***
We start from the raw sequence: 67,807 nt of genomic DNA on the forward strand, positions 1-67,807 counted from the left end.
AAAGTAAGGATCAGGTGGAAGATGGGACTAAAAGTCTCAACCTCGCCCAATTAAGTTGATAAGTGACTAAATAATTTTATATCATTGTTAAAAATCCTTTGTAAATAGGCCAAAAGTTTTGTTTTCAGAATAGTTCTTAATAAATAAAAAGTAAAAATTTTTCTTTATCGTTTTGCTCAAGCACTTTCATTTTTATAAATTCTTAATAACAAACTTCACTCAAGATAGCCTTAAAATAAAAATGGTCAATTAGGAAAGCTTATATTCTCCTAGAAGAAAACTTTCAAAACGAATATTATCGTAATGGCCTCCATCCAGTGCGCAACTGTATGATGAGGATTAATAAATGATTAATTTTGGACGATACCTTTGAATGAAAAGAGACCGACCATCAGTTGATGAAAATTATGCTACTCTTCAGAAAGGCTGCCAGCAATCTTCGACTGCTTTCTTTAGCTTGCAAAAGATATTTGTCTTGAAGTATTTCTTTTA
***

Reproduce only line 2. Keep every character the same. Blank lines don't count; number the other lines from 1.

AAAGTAAGGATCAGGTGGAAGATGGGACTAAAAGTCTCAACCTCGCCCAATTAAGTTGATAAGTGACTAAATAATTTTATATCATTGTTAAAAATCCTTTGTAAATAGGCCAAAAGTTTTGTTTTCAGAATAGTTCTTAATAAATAAAAAGTAAAAATTTTTCTTTATCGTTTTGCTCAAGCACTTTCATTTTTATAAATTCTTAATAACAAACTTCACTCAAGATAGCCTTAAAATAAAAATGGTCAATTAGGAAAGCTTATATTCTCCTAGAAGAAAACTTTCAAAACGAATATTATCGTAATGGCCTCCATCCAGTGCGCAACTGTATGATGAGGATTAATAAATGATTAATTTTGGACGATACCTTTGAATGAAAAGAGACCGACCATCAGTTGATGAAAATTATGCTACTCTTCAGAAAGGCTGCCAGCAATCTTCGACTGCTTTCTTTAGCTTGCAAAAGATATTTGTCTTGAAGTATTTCTTTTA